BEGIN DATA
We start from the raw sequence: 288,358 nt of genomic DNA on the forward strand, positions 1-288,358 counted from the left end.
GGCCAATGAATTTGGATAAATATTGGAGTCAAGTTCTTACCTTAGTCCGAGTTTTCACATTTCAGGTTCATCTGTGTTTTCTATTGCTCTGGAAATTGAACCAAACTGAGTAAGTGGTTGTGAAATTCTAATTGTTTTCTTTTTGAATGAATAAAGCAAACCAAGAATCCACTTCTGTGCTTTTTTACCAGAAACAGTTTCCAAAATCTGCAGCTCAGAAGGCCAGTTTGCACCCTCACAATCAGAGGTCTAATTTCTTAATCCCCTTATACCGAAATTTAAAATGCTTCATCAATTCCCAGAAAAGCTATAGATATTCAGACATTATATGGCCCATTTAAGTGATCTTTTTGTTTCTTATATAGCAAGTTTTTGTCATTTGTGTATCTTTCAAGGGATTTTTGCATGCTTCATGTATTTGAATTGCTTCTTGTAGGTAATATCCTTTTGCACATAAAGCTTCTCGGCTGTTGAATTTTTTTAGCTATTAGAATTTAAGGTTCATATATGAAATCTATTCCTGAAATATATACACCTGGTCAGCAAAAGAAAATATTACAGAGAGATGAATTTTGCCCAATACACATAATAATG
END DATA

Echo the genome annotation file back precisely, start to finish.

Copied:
We start from the raw sequence: 288,358 nt of genomic DNA on the forward strand, positions 1-288,358 counted from the left end.
GGCCAATGAATTTGGATAAATATTGGAGTCAAGTTCTTACCTTAGTCCGAGTTTTCACATTTCAGGTTCATCTGTGTTTTCTATTGCTCTGGAAATTGAACCAAACTGAGTAAGTGGTTGTGAAATTCTAATTGTTTTCTTTTTGAATGAATAAAGCAAACCAAGAATCCACTTCTGTGCTTTTTTACCAGAAACAGTTTCCAAAATCTGCAGCTCAGAAGGCCAGTTTGCACCCTCACAATCAGAGGTCTAATTTCTTAATCCCCTTATACCGAAATTTAAAATGCTTCATCAATTCCCAGAAAAGCTATAGATATTCAGACATTATATGGCCCATTTAAGTGATCTTTTTGTTTCTTATATAGCAAGTTTTTGTCATTTGTGTATCTTTCAAGGGATTTTTGCATGCTTCATGTATTTGAATTGCTTCTTGTAGGTAATATCCTTTTGCACATAAAGCTTCTCGGCTGTTGAATTTTTTTAGCTATTAGAATTTAAGGTTCATATATGAAATCTATTCCTGAAATATATACACCTGGTCAGCAAAAGAAAATATTACAGAGAGATGAATTTTGCCCAATACACATAATAATG